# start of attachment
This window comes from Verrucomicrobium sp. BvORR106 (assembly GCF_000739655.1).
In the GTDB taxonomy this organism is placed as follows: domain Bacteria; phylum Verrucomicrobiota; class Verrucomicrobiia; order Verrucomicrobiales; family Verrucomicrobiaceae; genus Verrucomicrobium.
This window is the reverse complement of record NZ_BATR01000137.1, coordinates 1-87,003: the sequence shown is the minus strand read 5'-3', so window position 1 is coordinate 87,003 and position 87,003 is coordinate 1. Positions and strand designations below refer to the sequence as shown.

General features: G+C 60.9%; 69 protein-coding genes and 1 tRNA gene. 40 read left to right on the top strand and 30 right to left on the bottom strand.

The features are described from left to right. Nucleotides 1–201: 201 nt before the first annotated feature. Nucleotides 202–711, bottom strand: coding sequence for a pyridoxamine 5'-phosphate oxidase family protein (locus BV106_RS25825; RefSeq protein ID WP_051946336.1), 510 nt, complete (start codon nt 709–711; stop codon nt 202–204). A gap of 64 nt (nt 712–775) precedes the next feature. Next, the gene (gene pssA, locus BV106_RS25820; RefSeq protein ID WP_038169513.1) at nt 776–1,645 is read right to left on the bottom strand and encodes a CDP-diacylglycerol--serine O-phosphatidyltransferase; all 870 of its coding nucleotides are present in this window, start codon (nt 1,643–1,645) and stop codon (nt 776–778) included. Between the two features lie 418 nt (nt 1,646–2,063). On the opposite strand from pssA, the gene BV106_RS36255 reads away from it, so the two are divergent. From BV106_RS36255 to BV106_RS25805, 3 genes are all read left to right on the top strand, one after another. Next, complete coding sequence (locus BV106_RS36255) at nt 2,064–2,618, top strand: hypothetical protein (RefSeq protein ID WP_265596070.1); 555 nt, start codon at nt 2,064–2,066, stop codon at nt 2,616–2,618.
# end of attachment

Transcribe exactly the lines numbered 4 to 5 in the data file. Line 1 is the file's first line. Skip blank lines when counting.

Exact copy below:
General features: G+C 60.9%; 69 protein-coding genes and 1 tRNA gene. 40 read left to right on the top strand and 30 right to left on the bottom strand.

The features are described from left to right. Nucleotides 1–201: 201 nt before the first annotated feature. Nucleotides 202–711, bottom strand: coding sequence for a pyridoxamine 5'-phosphate oxidase family protein (locus BV106_RS25825; RefSeq protein ID WP_051946336.1), 510 nt, complete (start codon nt 709–711; stop codon nt 202–204). A gap of 64 nt (nt 712–775) precedes the next feature. Next, the gene (gene pssA, locus BV106_RS25820; RefSeq protein ID WP_038169513.1) at nt 776–1,645 is read right to left on the bottom strand and encodes a CDP-diacylglycerol--serine O-phosphatidyltransferase; all 870 of its coding nucleotides are present in this window, start codon (nt 1,643–1,645) and stop codon (nt 776–778) included. Between the two features lie 418 nt (nt 1,646–2,063). On the opposite strand from pssA, the gene BV106_RS36255 reads away from it, so the two are divergent. From BV106_RS36255 to BV106_RS25805, 3 genes are all read left to right on the top strand, one after another. Next, complete coding sequence (locus BV106_RS36255) at nt 2,064–2,618, top strand: hypothetical protein (RefSeq protein ID WP_265596070.1); 555 nt, start codon at nt 2,064–2,066, stop codon at nt 2,616–2,618.